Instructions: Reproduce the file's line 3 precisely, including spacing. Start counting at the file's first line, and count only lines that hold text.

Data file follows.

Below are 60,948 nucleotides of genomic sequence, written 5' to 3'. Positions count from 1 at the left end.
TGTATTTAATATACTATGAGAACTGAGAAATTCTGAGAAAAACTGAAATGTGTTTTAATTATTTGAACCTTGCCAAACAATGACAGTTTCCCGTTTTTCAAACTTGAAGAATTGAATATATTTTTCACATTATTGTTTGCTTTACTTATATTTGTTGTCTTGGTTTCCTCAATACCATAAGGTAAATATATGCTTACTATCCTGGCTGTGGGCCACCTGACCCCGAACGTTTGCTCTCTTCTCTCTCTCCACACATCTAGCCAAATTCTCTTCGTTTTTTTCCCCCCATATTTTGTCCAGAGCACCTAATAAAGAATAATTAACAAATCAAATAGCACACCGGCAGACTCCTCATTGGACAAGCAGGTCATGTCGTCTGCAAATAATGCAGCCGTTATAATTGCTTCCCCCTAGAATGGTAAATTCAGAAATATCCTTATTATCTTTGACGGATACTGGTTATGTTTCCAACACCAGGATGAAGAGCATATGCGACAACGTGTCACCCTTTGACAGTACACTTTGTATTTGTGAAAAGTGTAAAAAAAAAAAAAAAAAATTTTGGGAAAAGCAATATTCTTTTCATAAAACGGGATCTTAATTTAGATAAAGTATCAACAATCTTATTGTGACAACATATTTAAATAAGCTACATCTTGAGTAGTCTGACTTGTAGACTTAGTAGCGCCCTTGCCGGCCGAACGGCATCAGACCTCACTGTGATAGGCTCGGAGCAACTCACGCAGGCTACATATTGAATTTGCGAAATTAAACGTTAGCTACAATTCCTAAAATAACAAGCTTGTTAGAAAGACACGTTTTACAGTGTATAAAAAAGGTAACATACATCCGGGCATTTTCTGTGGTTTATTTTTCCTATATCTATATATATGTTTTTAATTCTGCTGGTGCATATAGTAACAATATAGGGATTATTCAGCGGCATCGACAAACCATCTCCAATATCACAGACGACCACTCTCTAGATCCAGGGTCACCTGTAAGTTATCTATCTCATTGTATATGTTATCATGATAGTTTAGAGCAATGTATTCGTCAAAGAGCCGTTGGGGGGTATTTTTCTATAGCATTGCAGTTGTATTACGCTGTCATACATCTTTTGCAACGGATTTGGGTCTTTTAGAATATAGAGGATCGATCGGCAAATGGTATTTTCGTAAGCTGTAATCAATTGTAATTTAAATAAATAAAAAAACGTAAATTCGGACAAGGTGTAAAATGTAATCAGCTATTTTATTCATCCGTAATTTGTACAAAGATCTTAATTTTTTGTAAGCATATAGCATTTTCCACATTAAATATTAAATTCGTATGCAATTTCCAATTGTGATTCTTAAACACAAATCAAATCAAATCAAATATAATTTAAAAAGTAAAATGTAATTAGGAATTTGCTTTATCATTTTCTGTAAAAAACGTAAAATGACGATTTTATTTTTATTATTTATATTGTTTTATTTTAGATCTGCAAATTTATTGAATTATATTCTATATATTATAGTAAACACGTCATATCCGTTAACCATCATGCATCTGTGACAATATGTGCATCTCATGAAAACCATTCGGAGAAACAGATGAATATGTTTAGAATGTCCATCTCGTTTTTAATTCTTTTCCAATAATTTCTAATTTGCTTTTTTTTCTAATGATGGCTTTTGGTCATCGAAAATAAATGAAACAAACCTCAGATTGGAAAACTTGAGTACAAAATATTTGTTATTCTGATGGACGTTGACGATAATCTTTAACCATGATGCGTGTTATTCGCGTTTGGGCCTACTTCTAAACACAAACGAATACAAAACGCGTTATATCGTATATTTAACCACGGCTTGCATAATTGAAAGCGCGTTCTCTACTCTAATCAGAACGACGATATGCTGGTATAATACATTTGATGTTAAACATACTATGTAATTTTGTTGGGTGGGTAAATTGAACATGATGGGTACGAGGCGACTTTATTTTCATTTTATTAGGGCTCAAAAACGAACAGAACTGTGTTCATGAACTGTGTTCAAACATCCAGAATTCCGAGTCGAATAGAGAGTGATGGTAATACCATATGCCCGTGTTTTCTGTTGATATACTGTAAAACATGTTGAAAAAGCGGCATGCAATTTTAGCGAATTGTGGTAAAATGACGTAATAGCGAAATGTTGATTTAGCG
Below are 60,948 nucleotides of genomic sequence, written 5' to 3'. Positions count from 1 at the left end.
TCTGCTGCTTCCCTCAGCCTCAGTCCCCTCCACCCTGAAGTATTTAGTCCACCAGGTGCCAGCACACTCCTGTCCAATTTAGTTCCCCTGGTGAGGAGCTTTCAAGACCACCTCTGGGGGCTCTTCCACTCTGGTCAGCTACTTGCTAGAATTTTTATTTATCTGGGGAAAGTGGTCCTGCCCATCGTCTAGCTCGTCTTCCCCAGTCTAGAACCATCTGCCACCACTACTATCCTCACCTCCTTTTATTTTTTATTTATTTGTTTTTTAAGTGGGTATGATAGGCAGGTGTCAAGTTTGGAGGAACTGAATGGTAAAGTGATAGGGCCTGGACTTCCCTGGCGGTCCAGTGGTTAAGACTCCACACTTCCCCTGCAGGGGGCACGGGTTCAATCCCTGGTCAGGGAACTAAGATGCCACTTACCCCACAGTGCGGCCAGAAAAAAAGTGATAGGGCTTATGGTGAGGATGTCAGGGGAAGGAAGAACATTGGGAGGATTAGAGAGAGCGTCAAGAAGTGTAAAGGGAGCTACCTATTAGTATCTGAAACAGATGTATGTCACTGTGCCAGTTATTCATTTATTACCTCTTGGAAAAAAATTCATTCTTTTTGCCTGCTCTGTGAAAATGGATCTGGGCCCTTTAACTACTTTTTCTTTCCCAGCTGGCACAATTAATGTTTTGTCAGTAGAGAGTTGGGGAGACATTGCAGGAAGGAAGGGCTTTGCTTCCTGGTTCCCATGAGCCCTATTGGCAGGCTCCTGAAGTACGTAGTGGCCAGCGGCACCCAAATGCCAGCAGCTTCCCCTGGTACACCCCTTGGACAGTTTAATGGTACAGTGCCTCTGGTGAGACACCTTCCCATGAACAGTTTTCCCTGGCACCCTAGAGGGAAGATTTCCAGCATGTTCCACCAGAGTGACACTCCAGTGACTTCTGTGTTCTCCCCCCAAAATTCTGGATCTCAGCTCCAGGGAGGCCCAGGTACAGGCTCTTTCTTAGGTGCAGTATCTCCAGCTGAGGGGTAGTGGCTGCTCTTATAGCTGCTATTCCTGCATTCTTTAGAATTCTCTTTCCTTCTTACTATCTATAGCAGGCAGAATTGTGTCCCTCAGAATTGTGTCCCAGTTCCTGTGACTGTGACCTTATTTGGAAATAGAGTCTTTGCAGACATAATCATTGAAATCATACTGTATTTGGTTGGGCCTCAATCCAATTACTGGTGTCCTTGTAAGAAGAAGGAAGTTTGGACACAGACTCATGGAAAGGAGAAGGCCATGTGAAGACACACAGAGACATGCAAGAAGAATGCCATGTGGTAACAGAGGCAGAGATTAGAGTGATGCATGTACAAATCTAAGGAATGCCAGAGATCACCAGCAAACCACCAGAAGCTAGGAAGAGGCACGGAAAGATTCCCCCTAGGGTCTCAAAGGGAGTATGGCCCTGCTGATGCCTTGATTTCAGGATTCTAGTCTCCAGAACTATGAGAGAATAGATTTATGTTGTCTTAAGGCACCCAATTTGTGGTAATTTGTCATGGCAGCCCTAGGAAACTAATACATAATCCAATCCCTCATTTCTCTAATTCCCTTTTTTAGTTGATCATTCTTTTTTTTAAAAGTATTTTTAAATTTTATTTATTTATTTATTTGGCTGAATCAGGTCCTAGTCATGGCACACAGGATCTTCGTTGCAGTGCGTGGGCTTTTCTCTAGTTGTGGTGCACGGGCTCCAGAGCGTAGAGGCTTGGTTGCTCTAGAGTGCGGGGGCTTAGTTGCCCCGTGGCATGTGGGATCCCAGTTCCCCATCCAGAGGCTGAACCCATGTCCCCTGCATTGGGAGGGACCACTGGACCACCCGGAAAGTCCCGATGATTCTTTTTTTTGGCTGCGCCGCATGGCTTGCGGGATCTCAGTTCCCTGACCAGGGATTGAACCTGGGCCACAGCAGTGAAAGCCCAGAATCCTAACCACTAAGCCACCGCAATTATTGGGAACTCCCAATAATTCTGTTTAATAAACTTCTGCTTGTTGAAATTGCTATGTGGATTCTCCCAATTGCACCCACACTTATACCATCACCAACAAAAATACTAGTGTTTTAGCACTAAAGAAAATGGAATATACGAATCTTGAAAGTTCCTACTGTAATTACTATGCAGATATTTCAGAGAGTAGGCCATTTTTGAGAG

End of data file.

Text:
Below are 60,948 nucleotides of genomic sequence, written 5' to 3'. Positions count from 1 at the left end.